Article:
5 Causes of Urinary Incontinence
Do you have difficulty holding your urine? If so, you may a common condition known as urinary incontinence. Urinary incontinence refers to the loss of bladder control resulting from a problem in a man’s urinary tract. While urinary incontinence can be embarrassing, it is usually treatable. The cause of the condition will play a direct role in the type of treatment recommended by your doctor.
1. Urinary Tract Infection
While urinary tract infections (UTIs) are more common in women, they can also plague men of all ages. A UTI is typically caused when bacterium Escherichia coli (E. coli) gets into the urinary tract through the urethra. Signs and symptoms of UTIs include frequent urination, tingling or burning during or just after urinating, a strong urge to go, cloudy urine, blood in the urine, or urine with a strong odor.
2. Bladder Stones
Bladder stones are a type of crystallized mineral that develop when concentrated urine hardens in the bladder. Concentrated urine is often associated with dehydration or conditions that make it difficult to completely empty the bladder. In addition to urinary incontinence, bladder stones can cause cloudy or bloody urine, frequent urination, burning sensation when urinating, and lower abdominal pain. If left untreated, bladder stones can also lead to infection.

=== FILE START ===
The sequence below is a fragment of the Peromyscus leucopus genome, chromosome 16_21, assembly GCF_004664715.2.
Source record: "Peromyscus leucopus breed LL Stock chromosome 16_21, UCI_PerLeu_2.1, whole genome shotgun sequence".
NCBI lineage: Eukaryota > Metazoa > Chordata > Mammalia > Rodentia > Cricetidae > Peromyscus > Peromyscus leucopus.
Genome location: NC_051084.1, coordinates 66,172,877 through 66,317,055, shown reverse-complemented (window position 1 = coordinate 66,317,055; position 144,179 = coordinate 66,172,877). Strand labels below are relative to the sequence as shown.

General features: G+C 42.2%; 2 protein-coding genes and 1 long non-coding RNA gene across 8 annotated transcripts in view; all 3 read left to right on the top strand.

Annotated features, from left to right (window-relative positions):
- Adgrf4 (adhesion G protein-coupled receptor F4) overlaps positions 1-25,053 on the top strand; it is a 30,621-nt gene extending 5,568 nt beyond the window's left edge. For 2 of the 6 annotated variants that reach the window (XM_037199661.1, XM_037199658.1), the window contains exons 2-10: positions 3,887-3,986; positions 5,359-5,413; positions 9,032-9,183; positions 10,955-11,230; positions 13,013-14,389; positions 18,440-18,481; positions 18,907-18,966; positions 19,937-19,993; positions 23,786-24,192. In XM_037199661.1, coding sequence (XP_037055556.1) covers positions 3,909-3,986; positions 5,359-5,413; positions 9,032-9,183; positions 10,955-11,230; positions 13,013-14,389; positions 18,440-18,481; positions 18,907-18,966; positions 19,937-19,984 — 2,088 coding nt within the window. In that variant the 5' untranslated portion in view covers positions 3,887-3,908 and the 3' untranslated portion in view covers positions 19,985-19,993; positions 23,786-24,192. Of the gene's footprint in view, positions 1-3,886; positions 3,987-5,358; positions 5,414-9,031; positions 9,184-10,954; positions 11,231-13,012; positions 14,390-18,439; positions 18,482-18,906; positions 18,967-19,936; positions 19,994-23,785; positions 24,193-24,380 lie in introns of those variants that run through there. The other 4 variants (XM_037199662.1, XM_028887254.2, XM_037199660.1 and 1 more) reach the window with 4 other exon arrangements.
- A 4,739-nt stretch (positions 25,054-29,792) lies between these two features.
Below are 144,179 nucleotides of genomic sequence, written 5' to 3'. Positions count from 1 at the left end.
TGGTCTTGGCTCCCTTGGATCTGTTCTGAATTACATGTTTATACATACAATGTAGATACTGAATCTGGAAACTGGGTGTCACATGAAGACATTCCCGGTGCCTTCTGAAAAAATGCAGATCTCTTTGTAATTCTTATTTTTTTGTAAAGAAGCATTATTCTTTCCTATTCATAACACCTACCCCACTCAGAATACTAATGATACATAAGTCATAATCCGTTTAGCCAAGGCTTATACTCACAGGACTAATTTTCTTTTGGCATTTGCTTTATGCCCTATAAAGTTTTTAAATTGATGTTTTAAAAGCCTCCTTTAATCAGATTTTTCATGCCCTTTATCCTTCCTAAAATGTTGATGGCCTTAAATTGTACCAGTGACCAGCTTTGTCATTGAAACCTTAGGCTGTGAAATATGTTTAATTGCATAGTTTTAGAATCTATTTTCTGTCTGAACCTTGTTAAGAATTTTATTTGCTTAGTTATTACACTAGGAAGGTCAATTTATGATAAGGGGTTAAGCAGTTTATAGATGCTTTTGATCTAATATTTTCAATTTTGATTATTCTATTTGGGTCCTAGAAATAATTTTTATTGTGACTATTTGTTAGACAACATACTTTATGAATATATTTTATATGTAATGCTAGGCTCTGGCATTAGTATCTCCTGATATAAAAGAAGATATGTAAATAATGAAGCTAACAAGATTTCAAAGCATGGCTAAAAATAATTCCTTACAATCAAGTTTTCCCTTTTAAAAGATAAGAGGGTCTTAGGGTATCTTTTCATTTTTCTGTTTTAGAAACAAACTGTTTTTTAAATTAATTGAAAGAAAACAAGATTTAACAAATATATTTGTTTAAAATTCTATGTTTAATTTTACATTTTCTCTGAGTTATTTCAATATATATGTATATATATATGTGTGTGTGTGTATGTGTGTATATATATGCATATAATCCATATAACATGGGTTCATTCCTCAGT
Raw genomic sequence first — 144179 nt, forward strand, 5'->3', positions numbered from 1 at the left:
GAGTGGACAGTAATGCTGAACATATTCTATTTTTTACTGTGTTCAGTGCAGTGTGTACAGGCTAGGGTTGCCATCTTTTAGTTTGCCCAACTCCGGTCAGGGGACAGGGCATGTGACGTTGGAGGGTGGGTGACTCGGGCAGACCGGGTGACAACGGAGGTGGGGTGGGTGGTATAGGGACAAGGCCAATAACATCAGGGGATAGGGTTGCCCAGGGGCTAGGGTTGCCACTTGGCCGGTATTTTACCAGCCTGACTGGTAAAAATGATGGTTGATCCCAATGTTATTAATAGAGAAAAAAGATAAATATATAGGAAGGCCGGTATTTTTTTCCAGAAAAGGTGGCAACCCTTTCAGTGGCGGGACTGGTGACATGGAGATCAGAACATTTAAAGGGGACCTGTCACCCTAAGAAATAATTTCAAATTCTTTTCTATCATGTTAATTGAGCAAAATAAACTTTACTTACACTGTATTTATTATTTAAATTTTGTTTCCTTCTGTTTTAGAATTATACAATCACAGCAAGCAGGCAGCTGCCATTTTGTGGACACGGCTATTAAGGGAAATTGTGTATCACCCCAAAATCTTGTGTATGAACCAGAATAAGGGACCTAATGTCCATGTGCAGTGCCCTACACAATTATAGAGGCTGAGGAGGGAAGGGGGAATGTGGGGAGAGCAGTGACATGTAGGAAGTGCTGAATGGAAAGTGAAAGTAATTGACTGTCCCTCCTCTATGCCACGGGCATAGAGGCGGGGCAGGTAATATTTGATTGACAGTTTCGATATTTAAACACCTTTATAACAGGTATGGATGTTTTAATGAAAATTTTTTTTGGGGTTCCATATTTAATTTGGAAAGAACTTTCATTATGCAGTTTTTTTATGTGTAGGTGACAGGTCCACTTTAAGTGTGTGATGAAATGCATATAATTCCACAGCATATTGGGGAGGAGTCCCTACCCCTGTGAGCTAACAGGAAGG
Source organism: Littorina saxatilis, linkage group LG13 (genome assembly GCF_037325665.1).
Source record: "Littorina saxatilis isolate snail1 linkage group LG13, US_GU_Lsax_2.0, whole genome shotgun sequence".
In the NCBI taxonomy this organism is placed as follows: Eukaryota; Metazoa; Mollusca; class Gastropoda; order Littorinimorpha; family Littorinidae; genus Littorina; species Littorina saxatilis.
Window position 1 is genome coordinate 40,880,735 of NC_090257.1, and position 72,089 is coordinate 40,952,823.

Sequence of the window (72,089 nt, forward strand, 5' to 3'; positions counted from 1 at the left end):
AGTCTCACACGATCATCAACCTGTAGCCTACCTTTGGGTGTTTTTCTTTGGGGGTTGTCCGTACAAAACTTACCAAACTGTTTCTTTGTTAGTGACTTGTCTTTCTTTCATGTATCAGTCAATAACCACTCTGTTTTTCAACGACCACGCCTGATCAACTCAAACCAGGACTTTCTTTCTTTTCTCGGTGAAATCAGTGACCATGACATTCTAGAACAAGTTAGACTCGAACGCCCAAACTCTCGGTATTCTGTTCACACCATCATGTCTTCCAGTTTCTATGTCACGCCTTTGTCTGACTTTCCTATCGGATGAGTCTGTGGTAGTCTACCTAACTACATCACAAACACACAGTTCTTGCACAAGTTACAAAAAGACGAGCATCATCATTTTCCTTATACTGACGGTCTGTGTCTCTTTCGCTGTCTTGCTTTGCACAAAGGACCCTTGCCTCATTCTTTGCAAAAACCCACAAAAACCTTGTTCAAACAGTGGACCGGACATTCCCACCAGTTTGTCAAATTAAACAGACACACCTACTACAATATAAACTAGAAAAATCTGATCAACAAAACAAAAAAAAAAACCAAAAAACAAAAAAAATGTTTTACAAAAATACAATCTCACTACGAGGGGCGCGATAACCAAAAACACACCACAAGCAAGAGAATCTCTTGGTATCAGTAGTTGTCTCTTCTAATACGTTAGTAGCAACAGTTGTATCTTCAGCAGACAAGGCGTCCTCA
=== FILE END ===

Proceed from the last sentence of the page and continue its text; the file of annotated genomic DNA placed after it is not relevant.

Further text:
Prostatitis is the swelling of the prostate gland, a small gland located between the bladder and the penis that produces seminal fluid. While this condition can affect men of any age, it is more common in men younger than 50. Prostatitis typically causes difficult or painful urination, as well a burning sensation while urinating, an urgent need to go, discomfort of the penis or testicles, and pain in the groin, abdomen, and lower back.
4. Bowel Problems
Constipation and other bowel problems can cause urinary incontinence in some men. The rectum is located in close proximity to the bladder and share some of the same nerves. If you suffer from constipation, compacted stool buildup in the rectum can press on these nerves causing strong urges to urinate and, in some cases, incontinence.
5. Neurological Conditions
Certain neurological conditions have been found to cause bladder dysfunction. Loss of bladder control is typically associated with neurological damage, leading to symptoms like increased urgency, frequency, and overflow incontinence. Parkinson’s disease, multiple sclerosis, and brain tumors are examples of conditions that can cause urinary incontinence.
Treating Urinary Incontinence
Treatment for urinary incontinence is majorly based on the underlying cause and the severity of the condition. In some cases, a combination of treatments may be needed to manage urinary incontinence. Bladder training, scheduled toilet trips, and diet management may be recommended by your doctor to control symptoms of urinary incontinence.